The Comprehensive Guide to Debit Card Processing Fees

Guide to Debit Card Processing Fees

When running a small business, the various fees surrounding your POS system and accepting card payments can be confusing. In fact, you may not know exactly how your issuing bank and payment processor are charging you.

And, with consumers continuously preferring to pay with debit over both credit and cash—according to data from the most recent TSYS U.S. Consumer Payment Study[1]—it’s best to know what debit card processing fees you’re incurring when accepting these transactions. 

This article, therefore, will break down the processing fees you face every time you swipe a customer’s debit card.

Let’s get started.

Types of Debit Card Transactions

Are merchants charged for debit card transactions? The short answer is—yes—and the amount will vary. That said, there are typically two types of debit card transactions you will be processing: PIN and signature. 

Let’s explore the differences in how these debit card transactions work.

PIN Debit

PIN debit applies when a customer completes the transaction by entering their personal identification number (PIN) after swiping or inserting their debit card. Generally, the merchant will not require a physical signature for PIN debit transactions.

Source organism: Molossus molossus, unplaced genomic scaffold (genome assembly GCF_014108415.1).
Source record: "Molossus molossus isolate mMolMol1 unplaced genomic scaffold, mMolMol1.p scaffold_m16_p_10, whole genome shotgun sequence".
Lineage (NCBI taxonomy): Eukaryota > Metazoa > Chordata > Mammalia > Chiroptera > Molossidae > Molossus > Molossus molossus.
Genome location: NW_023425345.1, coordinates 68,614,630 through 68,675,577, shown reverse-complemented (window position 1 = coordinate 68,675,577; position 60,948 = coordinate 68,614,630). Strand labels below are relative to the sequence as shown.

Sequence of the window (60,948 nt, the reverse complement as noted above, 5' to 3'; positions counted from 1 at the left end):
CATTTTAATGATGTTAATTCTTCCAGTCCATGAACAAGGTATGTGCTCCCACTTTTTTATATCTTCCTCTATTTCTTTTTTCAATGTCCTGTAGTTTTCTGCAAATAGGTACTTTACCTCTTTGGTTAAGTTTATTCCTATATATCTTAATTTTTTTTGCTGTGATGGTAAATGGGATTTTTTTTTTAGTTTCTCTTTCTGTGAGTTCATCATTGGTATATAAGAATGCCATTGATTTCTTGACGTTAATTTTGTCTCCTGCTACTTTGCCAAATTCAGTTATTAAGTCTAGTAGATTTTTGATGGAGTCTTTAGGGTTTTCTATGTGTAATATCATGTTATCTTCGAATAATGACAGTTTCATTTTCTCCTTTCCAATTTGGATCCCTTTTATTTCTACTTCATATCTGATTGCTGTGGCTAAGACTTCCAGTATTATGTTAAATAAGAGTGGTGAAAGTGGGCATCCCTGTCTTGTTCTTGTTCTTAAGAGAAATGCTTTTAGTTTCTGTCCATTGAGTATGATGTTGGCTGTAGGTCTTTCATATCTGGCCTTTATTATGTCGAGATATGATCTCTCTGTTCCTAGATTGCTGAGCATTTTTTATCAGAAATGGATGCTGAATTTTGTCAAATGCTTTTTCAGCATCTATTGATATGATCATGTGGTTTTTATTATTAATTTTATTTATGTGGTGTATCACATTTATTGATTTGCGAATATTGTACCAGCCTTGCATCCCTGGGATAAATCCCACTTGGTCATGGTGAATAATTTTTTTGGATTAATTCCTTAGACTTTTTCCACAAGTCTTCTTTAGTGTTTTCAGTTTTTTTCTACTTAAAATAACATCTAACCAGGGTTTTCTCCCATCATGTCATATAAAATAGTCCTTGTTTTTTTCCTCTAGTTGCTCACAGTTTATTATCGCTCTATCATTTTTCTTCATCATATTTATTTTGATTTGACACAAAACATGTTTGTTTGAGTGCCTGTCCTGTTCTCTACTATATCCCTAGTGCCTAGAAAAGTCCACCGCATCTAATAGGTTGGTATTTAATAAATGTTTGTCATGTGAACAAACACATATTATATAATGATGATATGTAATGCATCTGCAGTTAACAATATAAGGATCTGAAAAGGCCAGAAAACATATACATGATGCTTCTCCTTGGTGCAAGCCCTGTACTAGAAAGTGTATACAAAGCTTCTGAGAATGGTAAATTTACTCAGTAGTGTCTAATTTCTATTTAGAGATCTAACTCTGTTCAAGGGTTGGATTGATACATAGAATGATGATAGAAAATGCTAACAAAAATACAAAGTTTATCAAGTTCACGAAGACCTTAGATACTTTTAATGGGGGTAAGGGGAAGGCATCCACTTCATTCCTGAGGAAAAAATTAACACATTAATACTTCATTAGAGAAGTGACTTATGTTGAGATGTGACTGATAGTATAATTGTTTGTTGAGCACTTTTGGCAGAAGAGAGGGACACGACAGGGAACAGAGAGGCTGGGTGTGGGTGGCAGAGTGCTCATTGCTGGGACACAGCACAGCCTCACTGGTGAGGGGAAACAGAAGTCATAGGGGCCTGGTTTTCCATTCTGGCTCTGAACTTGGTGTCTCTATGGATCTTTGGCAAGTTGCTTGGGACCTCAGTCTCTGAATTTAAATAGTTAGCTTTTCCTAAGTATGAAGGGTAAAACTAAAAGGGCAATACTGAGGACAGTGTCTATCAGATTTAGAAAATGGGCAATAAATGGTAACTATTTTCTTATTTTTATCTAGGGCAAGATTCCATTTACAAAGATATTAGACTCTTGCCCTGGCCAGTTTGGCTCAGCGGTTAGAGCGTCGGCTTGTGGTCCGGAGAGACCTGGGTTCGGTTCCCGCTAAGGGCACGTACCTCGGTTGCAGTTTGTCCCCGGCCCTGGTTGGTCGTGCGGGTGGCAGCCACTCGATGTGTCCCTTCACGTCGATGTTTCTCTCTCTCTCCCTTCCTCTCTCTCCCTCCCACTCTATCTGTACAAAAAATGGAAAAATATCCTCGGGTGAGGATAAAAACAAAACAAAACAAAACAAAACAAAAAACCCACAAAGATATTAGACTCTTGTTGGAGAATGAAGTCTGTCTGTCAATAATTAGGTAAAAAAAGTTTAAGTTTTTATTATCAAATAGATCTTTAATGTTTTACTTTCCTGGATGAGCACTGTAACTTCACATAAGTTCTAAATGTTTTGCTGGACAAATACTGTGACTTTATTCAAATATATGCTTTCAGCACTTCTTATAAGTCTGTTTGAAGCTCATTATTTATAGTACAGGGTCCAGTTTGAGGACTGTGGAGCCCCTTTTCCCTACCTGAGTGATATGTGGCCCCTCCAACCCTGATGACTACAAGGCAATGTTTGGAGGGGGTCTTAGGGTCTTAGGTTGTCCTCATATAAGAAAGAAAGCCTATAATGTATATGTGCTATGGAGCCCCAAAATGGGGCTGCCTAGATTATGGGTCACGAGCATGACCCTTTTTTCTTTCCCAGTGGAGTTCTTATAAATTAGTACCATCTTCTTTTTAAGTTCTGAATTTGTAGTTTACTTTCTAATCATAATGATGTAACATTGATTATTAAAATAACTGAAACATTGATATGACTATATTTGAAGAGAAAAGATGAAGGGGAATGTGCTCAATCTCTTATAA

PIN debit transactions are often called “online debit transactions” because the payment information is processed through the debit network, instead of a card processing company like MasterCard or Visa. Also, in this case, it’s the debit network that charges the fee (more on this below).

Signature Debit

As the name indicates, a signature debit transaction occurs when a customer must sign the sales receipt. This transaction applies when a debit card is swiped, and the merchant or customer chooses to process the card as “credit.” Instead of entering a PIN, the customer must sign digitally or with a pen.

In contrast to PIN debit transactions, this payment is routed to the bank via Visa or MasterCard’s network, instead of the debit network. Since the processing occurs outside the debit network, signature debit transactions are often referred to as “offline debit transactions.”

Here, it’s important to note that even though the transaction is processed as “credit,” the funds are not borrowed, as they typically would be with a credit card. The funds are still drawn from the customer’s checking account.

The Main Difference

Essentially, PIN and signature debit transactions are different in how the payment is processed. The banking network processes the payments for PIN debit transactions, and the credit card network processes the payments for signature debit transactions.

But this isn’t the only difference between the two. How the payment is processed will also play a significant role in determining which debit card processing fees you incur. 

Breaking Down Debit Card Processing Fees